Not in the way you think. The 6-foot-7 left-hander from Cedar Rapids Washington was a draft lock, with talent and upside that many believed would get him picked in the first five to 10 rounds.
There was a reason for the slide, however, and not a nefarious one. Puk told every scout he saw, every team he talked to that he was dead set on playing at the University of Florida before entertaining the possibility of a pro career.
“I wanted to get better in college and be able to experience college,” Puk said in a phone interview last week. “It has been a pretty awesome experience so far.”
One that has taken him to the holy grail of college baseball: Omaha, Neb. The sophomore is scheduled to be the starting pitcher Monday night for the Gators in their College World Series winner’s bracket game against Virginia.
The game begins at 7 p.m. and will be televised by ESPN2.
“Florida always seemed like they were in the College World Series, and that’s what I always wanted to play in. Here I am,” Puk said. “It’s awesome. It’s the best conference in the country, every team in the SEC has a chance to beat you in any given game. The stadiums are always packed, the fans are always crazy. It’s been a super place to play.”
Puk said he attended a couple of World Series growing up, so he’s used to the atmosphere. Yet he knows being there and playing there are two different things.
Florida lambasted Miami in its opening CWS game Saturday, 15-3.
“We’re playing really well as of late,” Puk said. “Things have come together. I think just playing like we have been, and we’ve got a pretty good shot.”
Puk emerged as Florida’s number two starter down the stretch, compiling a 9-3 record and 3.96 earned run average. He has allowed only 55 hits in 72.2 innings and struck out 99 with an arsenal that includes an improving fastball.
The surge came after Puk was suspended from the team briefly after being arrested in April with a teammate for entering a construction zone on campus and climbing a crane. The original charge against the two was felony criminal trespass, though it was later reduced to a misdemeanor.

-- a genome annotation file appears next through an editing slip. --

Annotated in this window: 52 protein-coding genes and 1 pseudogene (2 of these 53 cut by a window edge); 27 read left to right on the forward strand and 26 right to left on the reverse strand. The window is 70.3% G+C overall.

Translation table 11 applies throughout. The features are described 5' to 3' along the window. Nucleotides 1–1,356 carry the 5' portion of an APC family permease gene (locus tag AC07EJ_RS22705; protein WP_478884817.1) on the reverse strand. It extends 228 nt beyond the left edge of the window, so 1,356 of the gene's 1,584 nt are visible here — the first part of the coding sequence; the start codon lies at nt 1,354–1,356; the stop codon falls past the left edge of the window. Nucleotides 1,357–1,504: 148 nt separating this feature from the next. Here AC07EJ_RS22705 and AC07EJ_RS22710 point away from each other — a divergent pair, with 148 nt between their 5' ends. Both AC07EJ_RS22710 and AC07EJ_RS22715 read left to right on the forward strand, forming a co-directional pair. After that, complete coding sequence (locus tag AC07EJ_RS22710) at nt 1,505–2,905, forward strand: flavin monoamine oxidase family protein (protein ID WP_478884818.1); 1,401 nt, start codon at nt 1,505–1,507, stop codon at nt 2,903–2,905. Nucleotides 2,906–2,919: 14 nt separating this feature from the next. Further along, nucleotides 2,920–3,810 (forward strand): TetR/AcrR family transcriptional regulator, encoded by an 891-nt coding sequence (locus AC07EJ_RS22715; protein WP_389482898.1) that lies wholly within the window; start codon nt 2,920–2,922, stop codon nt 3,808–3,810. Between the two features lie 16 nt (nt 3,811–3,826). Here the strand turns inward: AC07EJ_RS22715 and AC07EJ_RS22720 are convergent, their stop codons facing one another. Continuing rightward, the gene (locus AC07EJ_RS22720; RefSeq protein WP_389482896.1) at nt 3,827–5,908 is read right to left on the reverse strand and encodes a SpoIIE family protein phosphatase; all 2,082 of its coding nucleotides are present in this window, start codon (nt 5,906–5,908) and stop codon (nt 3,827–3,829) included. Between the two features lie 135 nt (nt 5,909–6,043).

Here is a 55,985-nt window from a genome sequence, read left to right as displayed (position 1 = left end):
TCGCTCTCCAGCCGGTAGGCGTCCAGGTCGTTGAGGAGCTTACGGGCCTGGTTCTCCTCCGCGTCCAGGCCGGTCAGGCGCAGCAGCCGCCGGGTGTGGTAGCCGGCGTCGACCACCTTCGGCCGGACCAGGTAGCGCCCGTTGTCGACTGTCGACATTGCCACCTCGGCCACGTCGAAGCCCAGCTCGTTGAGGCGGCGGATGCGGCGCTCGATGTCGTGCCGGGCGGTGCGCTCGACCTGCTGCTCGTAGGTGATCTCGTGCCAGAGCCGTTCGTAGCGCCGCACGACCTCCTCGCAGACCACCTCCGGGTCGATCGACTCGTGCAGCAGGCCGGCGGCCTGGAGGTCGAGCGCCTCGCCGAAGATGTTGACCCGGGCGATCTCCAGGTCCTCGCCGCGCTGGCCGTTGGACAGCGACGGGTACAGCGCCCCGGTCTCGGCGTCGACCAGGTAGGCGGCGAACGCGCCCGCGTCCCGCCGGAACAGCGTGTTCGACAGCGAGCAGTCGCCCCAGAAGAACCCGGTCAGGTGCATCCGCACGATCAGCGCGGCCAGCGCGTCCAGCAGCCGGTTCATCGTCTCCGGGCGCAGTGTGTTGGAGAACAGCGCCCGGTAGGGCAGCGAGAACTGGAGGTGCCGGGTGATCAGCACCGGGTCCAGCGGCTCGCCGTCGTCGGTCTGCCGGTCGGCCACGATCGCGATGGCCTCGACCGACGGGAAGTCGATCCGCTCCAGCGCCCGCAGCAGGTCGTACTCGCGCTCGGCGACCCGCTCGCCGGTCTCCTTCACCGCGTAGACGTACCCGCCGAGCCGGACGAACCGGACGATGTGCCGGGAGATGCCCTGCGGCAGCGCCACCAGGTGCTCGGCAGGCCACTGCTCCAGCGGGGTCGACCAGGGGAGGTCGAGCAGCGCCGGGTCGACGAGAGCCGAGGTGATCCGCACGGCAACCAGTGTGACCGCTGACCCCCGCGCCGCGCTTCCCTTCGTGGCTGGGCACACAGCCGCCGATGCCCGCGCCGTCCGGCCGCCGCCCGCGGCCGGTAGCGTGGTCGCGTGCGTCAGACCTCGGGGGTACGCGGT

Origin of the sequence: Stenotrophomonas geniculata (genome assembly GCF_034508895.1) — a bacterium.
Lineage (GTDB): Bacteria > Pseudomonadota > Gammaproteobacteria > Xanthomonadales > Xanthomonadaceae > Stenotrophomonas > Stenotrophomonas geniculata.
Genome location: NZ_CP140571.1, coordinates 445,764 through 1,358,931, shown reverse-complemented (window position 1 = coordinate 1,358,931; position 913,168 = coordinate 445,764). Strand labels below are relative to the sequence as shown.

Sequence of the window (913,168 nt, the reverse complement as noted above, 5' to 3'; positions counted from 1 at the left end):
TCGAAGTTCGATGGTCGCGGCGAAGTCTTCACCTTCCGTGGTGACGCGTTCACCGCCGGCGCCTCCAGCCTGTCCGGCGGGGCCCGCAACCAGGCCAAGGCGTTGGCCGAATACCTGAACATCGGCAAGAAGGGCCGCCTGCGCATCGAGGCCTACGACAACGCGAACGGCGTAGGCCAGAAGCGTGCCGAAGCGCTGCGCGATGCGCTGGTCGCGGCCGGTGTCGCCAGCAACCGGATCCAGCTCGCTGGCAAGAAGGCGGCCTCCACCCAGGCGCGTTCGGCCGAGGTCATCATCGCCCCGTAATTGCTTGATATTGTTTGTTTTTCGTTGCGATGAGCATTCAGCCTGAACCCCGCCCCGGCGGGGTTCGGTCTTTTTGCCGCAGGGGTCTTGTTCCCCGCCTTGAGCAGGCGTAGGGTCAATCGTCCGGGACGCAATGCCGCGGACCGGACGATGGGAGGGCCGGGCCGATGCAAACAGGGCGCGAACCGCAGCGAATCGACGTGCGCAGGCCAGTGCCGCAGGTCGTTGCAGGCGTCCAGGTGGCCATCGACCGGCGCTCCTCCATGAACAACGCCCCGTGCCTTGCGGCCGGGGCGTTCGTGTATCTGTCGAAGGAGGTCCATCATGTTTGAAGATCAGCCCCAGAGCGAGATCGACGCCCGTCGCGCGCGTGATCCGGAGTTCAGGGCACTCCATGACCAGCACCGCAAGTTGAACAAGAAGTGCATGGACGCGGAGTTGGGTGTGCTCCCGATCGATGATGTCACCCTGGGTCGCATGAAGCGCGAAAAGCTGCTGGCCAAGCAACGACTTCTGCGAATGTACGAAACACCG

“It was a dumb mistake,” he said. “I’ve learned from it and moved on.”
And moved up with his production. He struck out 11 in seven innings in a brilliant Southeastern Conference Tournament start against Arkansas and beat South Florida in a regional game.
Things have come together.
“I think he’s just a little bit more focused,” Florida Coach Kevin O’Sullivan told Baseball America. “I think he’s always been talented. I think the big thing with him, though, he’s usually been 90-94 (miles per hous), and then, all of a sudden, his fastball just takes a jump. Instead of 90-94, he’s been in the 94-98 range … Everything’s just a little crisper, everything’s a little sharper, and the command’s a little better.”
“I just want to go out there each time and do what I can do,” Puk said. “Everything is just starting to click out there. Things are going the way I want them to go. I have been able to execute my pitches, been able to throw offspeed in fastball counts, been able to mix well.”
It appears his choice to go to college was the correct one. If he can continue to develop, he’s looking at being a very high MLB draft pick next year.
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When Florida’s season is over, he’ll pitch in the prestigious Cape Cod League out East, where he’ll have even more of an opportunity to impress professional scouts.
“I know I have a chance to go reasonably high next year, and that’s what I came to college for,” he said. “The beginning of the season was up and down for me, then about halfway through, things started clicking. Things have gone pretty smooth, and I’ve done really well. Getting a chance to go to Omaha is a dream come true. I’ve always gone and played tournaments (there) when I was younger, gone to a few games growing up. Now having a chance to play there is what every college player wants to do.”
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